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4 thoughts on “Pre-General Conference Hope

  1. Tim, I’m with you. I’m weary of the rhetoric too. By the numbers, I serve a dying congregation that averages 32 on a typical Sunday… a dying congregation that is currently serving 1500+ unique individuals per month through the ecumenical food pantry that is headquartered here. The bottom line is that Jesus called us to “go and make” and we’re trying to be faithful to that bottom line. We may die in the process, but, damnit, we’ll go out doing what we were called to do.

    1. You da man, Wayne! tim

      Sent from my iPhone

      On May 3, 2016, at 1:03 PM, A Potter's View wrote:

  2. Tim I agree with you emphatically. However, what are the issues you are so concerned about and also your two children?

    Homosexuality and ordaining them? Marrying them? Transgender bathrooms, Removal of “in God We trust”, Arlington Cemetery WWII Memorial, too expensive to chisel out, an impossibility, what else is at issue?

    A schism as the episcopal church experienced is not valid, I walked through the period of time when we back when Episcopalians were turned upside down with the formation of the Anglicans over the 1928 Book off Common Prayer?. I was asked to identify with them as an anglican, in as much I was looked upon as a leader having served vestries, senior warden, etc. but the fact I had a reputation as a lay Reader and in as much the Anglicans needed lay readers, I was approached. I turned them down.

    Another big issue integration, the slavery issue all over again.

    I am reminded of yesterday having visited two friends both have stopped going to church. He is 82 she 81. Known them since 2000. She loves my Shirley, close friends up until Shirley’s onslaught of Alzheimer disease. Never been to see Shirley. They are Baptist, membership years ago was around 300. Last Sunday 51 attended, week before 40 thereabouts attended. Problem, for them the Pastor: retired, controls, violates their by-laws, because he empowered himself with self proclaimed authority, violating budget. Retired in his 7’s no Bishop to help remove him. Congregation is split. Indecisive. Decline absolutely that church is going like UMC Wesley did where Jim Bennett served, shrinking congregation,and now he is serving a church inWagner on a serious decline, moreover thought is by a close friend of mine at st John;s disillusioned at last meeting last Thursday in as much cannot be a deciple as you indicated and reach out. I’ve in the caccoon and not come out. A Methodist his entire life. You identified a local problem. His, I will not change. I don’t wish to be like John Wesley they and dedicate myself. Moreover commit myself. Will not attend another MM meeting but one and that is it. Do I confront him? He shut me out by saying no comment necessary. Ray iutt causes us a problem as he describes Methodist Men group as a dying group. Unfounded? I don’t know. He should know. Puzzle my friend will not stick around to help growth or bring about men he knows to attend.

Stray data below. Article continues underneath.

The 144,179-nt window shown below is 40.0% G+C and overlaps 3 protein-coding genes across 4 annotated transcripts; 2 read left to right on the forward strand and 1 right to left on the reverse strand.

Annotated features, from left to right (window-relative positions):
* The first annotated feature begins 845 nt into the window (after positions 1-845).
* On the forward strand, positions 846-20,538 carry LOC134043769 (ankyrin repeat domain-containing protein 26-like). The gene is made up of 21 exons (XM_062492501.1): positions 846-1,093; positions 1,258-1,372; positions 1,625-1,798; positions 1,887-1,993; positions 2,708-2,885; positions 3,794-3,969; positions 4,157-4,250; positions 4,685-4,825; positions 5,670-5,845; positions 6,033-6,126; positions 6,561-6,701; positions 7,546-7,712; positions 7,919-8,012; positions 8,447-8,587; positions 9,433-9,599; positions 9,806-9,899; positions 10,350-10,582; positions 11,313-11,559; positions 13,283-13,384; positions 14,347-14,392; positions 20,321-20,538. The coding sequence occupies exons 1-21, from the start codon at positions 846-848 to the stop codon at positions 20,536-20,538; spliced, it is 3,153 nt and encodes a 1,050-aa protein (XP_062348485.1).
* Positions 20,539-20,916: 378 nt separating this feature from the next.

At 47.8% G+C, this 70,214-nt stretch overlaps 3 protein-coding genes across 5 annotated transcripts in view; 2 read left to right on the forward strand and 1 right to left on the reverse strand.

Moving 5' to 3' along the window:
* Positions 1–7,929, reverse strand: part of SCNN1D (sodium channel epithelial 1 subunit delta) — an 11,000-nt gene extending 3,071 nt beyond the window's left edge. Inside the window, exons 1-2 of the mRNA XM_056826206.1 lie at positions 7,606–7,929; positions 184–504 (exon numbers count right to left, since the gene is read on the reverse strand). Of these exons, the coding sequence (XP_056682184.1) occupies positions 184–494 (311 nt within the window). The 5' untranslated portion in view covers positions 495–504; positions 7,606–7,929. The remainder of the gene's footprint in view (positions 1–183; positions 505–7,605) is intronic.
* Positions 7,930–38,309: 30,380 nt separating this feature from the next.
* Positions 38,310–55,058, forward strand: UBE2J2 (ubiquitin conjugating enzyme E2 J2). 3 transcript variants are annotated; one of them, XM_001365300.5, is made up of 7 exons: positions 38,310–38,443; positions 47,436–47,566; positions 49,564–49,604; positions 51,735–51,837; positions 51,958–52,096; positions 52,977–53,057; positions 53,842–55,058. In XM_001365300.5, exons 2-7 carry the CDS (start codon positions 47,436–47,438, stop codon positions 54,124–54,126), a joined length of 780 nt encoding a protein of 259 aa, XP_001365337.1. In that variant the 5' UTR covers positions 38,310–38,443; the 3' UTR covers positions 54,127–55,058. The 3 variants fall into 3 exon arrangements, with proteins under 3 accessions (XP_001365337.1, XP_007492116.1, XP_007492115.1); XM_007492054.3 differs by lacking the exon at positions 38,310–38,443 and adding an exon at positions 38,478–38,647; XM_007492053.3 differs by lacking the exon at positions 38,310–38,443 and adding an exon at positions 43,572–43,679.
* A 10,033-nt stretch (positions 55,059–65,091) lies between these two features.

Today’s Aiken Standard wrote about a student USCAiken. Serous problem? Indeed so. A transgender, this girl is now a boy today however, uses girls bathrooms out of fear, however, publicly expresses her openness and desires. That’s our world. Her comment as such applies to you and to me, get with it this the 21st century. The year is 2016 not 1960.

    We must get with it. Right?

    So what problems do we have to do battle over?

    Bottom line, would identifying each known area of discussion bring about harm?

    Solution: enter into a national day/week/month of prayer for the entire balance of May to pray over and for the issues spilling over into June. We cannot discard prayer. Is provides as your title says Conference HOPE. Just conference ir life?

    Are we Methodist to follow the route of the two major political parties and be at each others throats? Slamming one an another, criticizing, using every despicable means of slander going beyond the law of God Love one another. Do we have too much freedom, guns?

    Well Dr Tim I have written much and it probably is trite, and I am speaking tomparphrasing the Choir, I know. The best in you efforts come May10 as you travel to Conference.

    Will they issue reports daily? Are they available to read, can they be seen on the internet?

    Safe travel, God Bless, Lord: “place your arms all around and about Dr Tim and all others who attend the May conference. Protect them, keep them safe, disallow any harshness to be expressed, let this be a conference where you prevail, not man or by we finite beings who cause hardship and hurt.

    Andrew Parlantieri